## haganmc 3 years ago Show that an infinite line of charge with linear charge density lamda exerts an attractive force on an electric dipole with magnitude F = (2)(Lamda)(p) / (4)(pie)(Epsilon knot)(r^2). Assume that r is much larger than the charge separation in the dipole.

1. Algebraic!
2. haganmc

What part of this is the answer?

3. haganmc

I don't understand what the answer is

4. Algebraic!

start with the field of an infinite line of charge, what is that?

5. haganmc

E= 1/(4pi€.) * ( 2(lambda))/r. Then what do I do?

6. Algebraic!

differentiate and multiply by p :)

7. haganmc

How would I differentiate? By dx?

8. Algebraic!

did you look over the "force on a dipole" section?

9. Algebraic!

Is the derivation clear?

10. Algebraic!

r

11. haganmc

Yes. I think. Lol

12. haganmc

Do I differentiate or integrate?

13. Algebraic!

differentiate that upside down triangle is the gradient (space derivative)

14. Algebraic!

here everything only depends on r, no x's y's or z's needed to characterize the problem...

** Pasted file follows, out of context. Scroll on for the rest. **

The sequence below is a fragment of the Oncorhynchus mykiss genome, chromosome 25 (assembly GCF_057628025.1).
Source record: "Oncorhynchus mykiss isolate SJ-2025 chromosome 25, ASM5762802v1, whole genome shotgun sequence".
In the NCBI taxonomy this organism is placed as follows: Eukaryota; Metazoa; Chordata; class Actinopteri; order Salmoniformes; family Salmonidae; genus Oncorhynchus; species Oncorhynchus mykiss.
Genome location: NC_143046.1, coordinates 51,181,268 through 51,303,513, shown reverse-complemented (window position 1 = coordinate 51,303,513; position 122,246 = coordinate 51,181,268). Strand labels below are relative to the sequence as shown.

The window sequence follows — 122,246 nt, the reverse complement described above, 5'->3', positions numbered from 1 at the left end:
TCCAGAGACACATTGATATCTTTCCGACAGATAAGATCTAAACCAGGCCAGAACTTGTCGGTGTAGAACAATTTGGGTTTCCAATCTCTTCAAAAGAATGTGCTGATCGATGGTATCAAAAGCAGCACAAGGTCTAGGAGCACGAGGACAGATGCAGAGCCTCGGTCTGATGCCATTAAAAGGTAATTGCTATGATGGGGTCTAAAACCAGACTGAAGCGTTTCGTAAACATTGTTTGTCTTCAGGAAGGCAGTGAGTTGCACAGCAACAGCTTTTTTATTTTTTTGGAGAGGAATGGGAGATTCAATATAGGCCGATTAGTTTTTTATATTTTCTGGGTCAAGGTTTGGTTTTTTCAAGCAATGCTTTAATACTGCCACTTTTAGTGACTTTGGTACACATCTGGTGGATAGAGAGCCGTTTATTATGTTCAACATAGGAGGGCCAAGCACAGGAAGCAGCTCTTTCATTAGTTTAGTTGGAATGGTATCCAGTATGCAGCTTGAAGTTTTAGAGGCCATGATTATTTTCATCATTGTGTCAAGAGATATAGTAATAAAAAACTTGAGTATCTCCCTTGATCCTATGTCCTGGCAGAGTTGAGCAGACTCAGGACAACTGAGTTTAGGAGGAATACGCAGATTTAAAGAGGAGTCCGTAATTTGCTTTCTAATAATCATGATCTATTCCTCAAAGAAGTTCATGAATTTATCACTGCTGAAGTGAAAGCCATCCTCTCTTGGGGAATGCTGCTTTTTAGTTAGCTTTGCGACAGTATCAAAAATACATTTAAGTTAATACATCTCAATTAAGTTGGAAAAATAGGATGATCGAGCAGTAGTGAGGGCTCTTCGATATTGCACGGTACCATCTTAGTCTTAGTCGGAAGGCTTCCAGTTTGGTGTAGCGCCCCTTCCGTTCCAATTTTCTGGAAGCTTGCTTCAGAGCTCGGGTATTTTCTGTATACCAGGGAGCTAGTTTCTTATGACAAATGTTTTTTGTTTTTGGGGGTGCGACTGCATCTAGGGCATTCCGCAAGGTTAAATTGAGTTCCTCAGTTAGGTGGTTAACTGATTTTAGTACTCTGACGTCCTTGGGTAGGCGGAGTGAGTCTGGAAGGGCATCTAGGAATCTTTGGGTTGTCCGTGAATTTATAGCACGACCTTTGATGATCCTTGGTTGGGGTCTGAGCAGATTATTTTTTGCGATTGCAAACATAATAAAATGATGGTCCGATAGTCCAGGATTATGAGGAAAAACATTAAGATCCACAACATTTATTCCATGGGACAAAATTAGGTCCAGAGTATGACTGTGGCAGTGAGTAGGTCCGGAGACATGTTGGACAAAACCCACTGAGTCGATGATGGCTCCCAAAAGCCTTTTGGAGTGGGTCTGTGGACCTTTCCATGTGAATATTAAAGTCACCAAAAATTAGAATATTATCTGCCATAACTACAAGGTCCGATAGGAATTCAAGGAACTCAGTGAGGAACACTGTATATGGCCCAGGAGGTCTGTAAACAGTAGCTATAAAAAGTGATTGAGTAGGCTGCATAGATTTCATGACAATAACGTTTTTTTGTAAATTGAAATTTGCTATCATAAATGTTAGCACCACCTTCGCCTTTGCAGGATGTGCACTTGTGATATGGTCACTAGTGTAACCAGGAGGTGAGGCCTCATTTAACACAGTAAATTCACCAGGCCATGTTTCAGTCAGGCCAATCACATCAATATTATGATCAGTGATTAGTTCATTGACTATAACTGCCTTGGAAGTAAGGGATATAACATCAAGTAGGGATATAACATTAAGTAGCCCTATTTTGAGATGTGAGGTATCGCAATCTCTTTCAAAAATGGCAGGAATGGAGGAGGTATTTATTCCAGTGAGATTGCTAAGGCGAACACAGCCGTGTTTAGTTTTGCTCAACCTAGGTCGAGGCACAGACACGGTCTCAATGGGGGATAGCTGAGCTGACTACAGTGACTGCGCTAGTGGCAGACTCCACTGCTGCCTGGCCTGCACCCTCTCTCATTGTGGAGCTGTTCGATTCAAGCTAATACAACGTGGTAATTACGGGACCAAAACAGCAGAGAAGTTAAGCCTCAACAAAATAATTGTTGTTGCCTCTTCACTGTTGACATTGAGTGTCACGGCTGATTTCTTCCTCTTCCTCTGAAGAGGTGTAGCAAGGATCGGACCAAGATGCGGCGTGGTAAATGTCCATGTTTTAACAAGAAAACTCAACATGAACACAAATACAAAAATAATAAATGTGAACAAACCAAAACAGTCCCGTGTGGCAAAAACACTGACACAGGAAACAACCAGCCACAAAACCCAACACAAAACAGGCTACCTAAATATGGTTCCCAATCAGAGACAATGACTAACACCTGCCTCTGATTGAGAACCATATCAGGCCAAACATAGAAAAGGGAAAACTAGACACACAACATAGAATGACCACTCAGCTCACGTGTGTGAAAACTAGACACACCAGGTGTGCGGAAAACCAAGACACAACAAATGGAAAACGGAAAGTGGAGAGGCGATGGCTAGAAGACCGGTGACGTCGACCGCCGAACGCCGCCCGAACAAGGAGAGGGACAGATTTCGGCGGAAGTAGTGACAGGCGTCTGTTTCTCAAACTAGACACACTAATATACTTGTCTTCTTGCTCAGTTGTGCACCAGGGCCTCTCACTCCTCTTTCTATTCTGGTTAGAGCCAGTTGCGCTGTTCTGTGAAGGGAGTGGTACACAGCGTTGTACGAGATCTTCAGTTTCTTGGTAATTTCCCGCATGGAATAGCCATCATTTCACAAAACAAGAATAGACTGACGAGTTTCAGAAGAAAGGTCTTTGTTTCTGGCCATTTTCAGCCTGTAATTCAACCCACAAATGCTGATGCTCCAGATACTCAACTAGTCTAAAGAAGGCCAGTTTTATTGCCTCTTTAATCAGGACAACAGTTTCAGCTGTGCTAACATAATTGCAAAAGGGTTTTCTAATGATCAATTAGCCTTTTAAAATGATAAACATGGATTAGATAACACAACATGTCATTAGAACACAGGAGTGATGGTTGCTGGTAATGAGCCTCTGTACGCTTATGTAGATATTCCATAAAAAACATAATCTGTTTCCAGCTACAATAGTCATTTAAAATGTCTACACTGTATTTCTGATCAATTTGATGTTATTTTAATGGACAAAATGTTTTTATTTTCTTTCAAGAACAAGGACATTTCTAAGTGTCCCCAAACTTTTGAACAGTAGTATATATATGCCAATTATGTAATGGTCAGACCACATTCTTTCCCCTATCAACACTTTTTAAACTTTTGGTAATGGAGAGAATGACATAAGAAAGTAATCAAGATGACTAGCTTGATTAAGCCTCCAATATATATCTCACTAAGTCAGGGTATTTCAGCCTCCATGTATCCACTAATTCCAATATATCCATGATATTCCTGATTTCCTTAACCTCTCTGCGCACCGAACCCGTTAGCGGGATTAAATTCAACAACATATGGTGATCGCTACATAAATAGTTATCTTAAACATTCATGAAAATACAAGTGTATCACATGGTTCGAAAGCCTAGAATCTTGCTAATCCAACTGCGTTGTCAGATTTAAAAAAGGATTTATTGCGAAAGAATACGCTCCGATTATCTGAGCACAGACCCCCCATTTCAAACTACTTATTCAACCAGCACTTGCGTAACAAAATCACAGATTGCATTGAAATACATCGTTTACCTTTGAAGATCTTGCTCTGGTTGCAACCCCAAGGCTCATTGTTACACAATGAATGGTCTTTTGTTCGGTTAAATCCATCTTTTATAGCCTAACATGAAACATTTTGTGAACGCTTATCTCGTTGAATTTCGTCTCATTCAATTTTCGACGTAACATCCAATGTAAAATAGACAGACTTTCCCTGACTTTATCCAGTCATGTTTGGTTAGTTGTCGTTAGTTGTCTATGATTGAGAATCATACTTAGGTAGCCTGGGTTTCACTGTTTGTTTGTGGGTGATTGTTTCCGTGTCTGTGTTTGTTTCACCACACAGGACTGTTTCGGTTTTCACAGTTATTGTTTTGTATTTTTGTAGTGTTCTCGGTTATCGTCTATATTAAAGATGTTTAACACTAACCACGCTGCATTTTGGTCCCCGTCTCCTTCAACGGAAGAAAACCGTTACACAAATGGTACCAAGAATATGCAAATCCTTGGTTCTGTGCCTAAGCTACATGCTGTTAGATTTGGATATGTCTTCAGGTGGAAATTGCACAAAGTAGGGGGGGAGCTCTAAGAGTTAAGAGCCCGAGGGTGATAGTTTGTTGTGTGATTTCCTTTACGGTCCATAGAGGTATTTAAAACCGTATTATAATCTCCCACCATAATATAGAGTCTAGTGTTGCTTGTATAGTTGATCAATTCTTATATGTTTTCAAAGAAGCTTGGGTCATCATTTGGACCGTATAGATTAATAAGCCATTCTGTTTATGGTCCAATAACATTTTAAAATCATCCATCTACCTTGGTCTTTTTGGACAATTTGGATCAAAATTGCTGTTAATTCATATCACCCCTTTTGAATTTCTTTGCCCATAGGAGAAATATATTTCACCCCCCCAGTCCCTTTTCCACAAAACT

15. Algebraic!

so the gradient is just the derivative with respect to r

16. haganmc

Differintiating will get rid of r

17. Algebraic!

nope. r is the variable.

18. Algebraic!

what's the derivative of 1/r with respect to r?

19. Algebraic!

\[-1/r ^{2}\]

20. haganmc

Okay I got it. Is the final answer suppose to be negative?

21. Algebraic!

all the rest of the terms are constants, they stay unchanged... multiply by the dipole moment (p) and you're done...

22. Algebraic!

yes negative r hat is towards the center so it's an attractive force...

23. haganmc

Oh now it makes sense thank you so much!! I may pass my quiz tomorrow now!

24. Algebraic!

Hope it helped:) gl on the quiz!

25. haganmc

Thanks